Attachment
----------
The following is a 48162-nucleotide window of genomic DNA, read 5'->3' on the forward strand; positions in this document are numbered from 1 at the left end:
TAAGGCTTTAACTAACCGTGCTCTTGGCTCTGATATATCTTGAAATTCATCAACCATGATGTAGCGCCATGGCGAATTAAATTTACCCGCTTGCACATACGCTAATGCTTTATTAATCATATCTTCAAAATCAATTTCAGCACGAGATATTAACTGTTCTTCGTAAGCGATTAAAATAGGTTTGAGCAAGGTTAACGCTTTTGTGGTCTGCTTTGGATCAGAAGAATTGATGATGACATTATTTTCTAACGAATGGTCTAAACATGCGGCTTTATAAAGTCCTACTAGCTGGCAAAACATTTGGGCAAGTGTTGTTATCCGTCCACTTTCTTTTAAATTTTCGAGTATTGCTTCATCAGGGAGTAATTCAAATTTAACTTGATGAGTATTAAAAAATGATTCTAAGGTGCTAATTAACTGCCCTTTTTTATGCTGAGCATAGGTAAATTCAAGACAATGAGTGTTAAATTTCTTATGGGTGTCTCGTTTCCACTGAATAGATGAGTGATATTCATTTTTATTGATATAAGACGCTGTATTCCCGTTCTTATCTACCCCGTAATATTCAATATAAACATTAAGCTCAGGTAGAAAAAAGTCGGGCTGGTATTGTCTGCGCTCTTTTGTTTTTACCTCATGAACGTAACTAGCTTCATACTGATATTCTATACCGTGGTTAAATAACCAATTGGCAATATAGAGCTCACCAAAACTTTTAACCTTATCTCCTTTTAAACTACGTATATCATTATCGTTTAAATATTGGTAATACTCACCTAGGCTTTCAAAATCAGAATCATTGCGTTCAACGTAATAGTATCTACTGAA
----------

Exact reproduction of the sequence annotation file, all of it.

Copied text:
The following is a 48162-nucleotide window of genomic DNA, read 5'->3' on the forward strand; positions in this document are numbered from 1 at the left end:
TAAGGCTTTAACTAACCGTGCTCTTGGCTCTGATATATCTTGAAATTCATCAACCATGATGTAGCGCCATGGCGAATTAAATTTACCCGCTTGCACATACGCTAATGCTTTATTAATCATATCTTCAAAATCAATTTCAGCACGAGATATTAACTGTTCTTCGTAAGCGATTAAAATAGGTTTGAGCAAGGTTAACGCTTTTGTGGTCTGCTTTGGATCAGAAGAATTGATGATGACATTATTTTCTAACGAATGGTCTAAACATGCGGCTTTATAAAGTCCTACTAGCTGGCAAAACATTTGGGCAAGTGTTGTTATCCGTCCACTTTCTTTTAAATTTTCGAGTATTGCTTCATCAGGGAGTAATTCAAATTTAACTTGATGAGTATTAAAAAATGATTCTAAGGTGCTAATTAACTGCCCTTTTTTATGCTGAGCATAGGTAAATTCAAGACAATGAGTGTTAAATTTCTTATGGGTGTCTCGTTTCCACTGAATAGATGAGTGATATTCATTTTTATTGATATAAGACGCTGTATTCCCGTTCTTATCTACCCCGTAATATTCAATATAAACATTAAGCTCAGGTAGAAAAAAGTCGGGCTGGTATTGTCTGCGCTCTTTTGTTTTTACCTCATGAACGTAACTAGCTTCATACTGATATTCTATACCGTGGTTAAATAACCAATTGGCAATATAGAGCTCACCAAAACTTTTAACCTTATCTCCTTTTAAACTACGTATATCATTATCGTTTAAATATTGGTAATACTCACCTAGGCTTTCAAAATCAGAATCATTGCGTTCAACGTAATAGTATCTACTGAA